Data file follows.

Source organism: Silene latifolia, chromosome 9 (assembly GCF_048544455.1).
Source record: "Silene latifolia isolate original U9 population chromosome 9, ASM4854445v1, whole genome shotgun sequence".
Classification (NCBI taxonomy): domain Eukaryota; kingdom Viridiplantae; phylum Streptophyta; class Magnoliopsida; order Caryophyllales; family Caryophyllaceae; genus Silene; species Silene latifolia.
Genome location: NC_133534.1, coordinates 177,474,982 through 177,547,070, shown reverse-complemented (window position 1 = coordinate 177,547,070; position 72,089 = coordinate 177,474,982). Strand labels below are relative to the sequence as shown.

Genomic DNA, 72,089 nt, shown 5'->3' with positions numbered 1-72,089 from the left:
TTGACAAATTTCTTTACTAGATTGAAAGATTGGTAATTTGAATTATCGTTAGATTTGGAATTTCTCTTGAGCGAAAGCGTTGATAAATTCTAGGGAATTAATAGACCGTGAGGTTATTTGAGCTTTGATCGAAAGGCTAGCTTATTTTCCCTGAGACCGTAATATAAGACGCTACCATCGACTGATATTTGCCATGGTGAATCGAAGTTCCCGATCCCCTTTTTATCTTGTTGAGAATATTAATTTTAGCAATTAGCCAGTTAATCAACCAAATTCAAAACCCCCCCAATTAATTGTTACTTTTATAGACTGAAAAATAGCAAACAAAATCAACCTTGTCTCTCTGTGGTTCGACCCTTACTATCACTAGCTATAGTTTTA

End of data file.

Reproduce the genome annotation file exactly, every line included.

Source organism: Silene latifolia, chromosome 9 (assembly GCF_048544455.1).
Source record: "Silene latifolia isolate original U9 population chromosome 9, ASM4854445v1, whole genome shotgun sequence".
Classification (NCBI taxonomy): domain Eukaryota; kingdom Viridiplantae; phylum Streptophyta; class Magnoliopsida; order Caryophyllales; family Caryophyllaceae; genus Silene; species Silene latifolia.
Genome location: NC_133534.1, coordinates 177,474,982 through 177,547,070, shown reverse-complemented (window position 1 = coordinate 177,547,070; position 72,089 = coordinate 177,474,982). Strand labels below are relative to the sequence as shown.

Genomic DNA, 72,089 nt, shown 5'->3' with positions numbered 1-72,089 from the left:
TTGACAAATTTCTTTACTAGATTGAAAGATTGGTAATTTGAATTATCGTTAGATTTGGAATTTCTCTTGAGCGAAAGCGTTGATAAATTCTAGGGAATTAATAGACCGTGAGGTTATTTGAGCTTTGATCGAAAGGCTAGCTTATTTTCCCTGAGACCGTAATATAAGACGCTACCATCGACTGATATTTGCCATGGTGAATCGAAGTTCCCGATCCCCTTTTTATCTTGTTGAGAATATTAATTTTAGCAATTAGCCAGTTAATCAACCAAATTCAAAACCCCCCCAATTAATTGTTACTTTTATAGACTGAAAAATAGCAAACAAAATCAACCTTGTCTCTCTGTGGTTCGACCCTTACTATCACTAGCTATAGTTTTA